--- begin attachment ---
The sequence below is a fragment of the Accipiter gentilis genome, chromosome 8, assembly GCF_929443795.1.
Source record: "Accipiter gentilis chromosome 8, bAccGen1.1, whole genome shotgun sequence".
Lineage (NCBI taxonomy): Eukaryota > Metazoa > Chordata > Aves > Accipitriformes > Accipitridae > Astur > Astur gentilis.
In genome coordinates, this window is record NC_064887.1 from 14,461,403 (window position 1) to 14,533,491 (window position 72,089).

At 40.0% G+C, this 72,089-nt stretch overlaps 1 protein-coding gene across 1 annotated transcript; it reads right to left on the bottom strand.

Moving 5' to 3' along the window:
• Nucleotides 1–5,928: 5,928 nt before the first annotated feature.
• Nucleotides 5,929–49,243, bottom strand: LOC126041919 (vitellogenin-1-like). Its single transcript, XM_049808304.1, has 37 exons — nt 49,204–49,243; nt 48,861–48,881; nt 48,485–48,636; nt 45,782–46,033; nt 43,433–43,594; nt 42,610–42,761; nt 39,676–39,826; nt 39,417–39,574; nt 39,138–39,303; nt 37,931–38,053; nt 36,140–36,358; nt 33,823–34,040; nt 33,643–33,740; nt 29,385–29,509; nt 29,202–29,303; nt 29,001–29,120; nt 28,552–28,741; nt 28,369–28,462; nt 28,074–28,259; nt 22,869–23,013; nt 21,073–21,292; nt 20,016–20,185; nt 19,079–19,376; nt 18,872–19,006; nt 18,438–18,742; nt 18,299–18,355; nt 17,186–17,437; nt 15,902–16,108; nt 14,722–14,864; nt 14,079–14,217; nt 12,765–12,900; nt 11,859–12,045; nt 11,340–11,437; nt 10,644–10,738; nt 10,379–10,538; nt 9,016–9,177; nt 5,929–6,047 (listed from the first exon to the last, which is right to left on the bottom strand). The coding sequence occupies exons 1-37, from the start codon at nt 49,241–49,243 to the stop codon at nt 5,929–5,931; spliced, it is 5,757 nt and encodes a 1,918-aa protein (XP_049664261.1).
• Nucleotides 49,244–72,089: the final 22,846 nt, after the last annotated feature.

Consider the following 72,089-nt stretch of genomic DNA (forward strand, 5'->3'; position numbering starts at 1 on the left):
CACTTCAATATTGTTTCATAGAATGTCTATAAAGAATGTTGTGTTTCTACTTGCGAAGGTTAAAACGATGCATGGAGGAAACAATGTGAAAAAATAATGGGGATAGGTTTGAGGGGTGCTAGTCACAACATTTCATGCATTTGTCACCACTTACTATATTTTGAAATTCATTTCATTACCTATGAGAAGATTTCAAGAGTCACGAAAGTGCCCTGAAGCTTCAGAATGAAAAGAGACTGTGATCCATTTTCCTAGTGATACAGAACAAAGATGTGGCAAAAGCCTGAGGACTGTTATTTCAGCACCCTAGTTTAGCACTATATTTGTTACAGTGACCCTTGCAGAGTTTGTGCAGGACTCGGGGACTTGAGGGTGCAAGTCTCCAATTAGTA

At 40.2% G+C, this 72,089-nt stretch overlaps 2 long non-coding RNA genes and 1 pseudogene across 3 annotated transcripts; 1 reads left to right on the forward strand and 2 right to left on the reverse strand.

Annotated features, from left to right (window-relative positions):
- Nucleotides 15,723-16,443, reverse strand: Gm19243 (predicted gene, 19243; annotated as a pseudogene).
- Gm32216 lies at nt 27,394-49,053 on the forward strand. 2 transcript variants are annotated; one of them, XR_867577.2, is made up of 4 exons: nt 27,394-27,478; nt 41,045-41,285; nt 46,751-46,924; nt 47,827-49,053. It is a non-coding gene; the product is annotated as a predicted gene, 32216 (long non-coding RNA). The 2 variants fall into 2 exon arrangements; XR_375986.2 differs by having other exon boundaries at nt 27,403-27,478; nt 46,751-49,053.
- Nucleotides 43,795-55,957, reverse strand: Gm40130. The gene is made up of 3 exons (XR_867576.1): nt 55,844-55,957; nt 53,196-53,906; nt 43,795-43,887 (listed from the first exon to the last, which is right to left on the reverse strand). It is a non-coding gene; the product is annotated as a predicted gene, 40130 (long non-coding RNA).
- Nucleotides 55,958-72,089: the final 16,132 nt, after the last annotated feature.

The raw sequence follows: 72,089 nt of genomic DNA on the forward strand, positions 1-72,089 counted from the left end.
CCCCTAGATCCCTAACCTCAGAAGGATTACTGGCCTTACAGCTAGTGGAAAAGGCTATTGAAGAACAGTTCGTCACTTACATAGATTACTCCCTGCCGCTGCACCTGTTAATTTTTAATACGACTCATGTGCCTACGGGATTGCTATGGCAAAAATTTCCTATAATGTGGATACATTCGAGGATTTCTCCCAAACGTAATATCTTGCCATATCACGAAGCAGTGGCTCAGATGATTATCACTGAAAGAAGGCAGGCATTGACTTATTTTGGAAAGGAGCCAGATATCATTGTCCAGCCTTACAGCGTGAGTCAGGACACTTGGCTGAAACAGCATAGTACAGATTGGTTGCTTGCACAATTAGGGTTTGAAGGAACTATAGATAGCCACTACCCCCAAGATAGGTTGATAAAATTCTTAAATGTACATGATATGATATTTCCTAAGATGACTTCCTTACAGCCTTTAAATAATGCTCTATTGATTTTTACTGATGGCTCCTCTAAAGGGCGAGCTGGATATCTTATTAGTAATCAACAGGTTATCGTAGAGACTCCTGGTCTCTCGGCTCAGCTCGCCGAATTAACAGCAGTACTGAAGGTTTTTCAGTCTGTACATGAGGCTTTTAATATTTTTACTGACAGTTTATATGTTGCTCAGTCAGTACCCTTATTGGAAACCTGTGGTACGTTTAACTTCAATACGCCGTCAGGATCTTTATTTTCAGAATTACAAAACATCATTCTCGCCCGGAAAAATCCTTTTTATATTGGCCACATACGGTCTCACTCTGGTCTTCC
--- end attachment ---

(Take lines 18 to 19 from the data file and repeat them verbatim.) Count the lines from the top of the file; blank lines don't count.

The raw sequence follows: 72,089 nt of genomic DNA on the forward strand, positions 1-72,089 counted from the left end.
CCCCTAGATCCCTAACCTCAGAAGGATTACTGGCCTTACAGCTAGTGGAAAAGGCTATTGAAGAACAGTTCGTCACTTACATAGATTACTCCCTGCCGCTGCACCTGTTAATTTTTAATACGACTCATGTGCCTACGGGATTGCTATGGCAAAAATTTCCTATAATGTGGATACATTCGAGGATTTCTCCCAAACGTAATATCTTGCCATATCACGAAGCAGTGGCTCAGATGATTATCACTGAAAGAAGGCAGGCATTGACTTATTTTGGAAAGGAGCCAGATATCATTGTCCAGCCTTACAGCGTGAGTCAGGACACTTGGCTGAAACAGCATAGTACAGATTGGTTGCTTGCACAATTAGGGTTTGAAGGAACTATAGATAGCCACTACCCCCAAGATAGGTTGATAAAATTCTTAAATGTACATGATATGATATTTCCTAAGATGACTTCCTTACAGCCTTTAAATAATGCTCTATTGATTTTTACTGATGGCTCCTCTAAAGGGCGAGCTGGATATCTTATTAGTAATCAACAGGTTATCGTAGAGACTCCTGGTCTCTCGGCTCAGCTCGCCGAATTAACAGCAGTACTGAAGGTTTTTCAGTCTGTACATGAGGCTTTTAATATTTTTACTGACAGTTTATATGTTGCTCAGTCAGTACCCTTATTGGAAACCTGTGGTACGTTTAACTTCAATACGCCGTCAGGATCTTTATTTTCAGAATTACAAAACATCATTCTCGCCCGGAAAAATCCTTTTTATATTGGCCACATACGGTCTCACTCTGGTCTTCC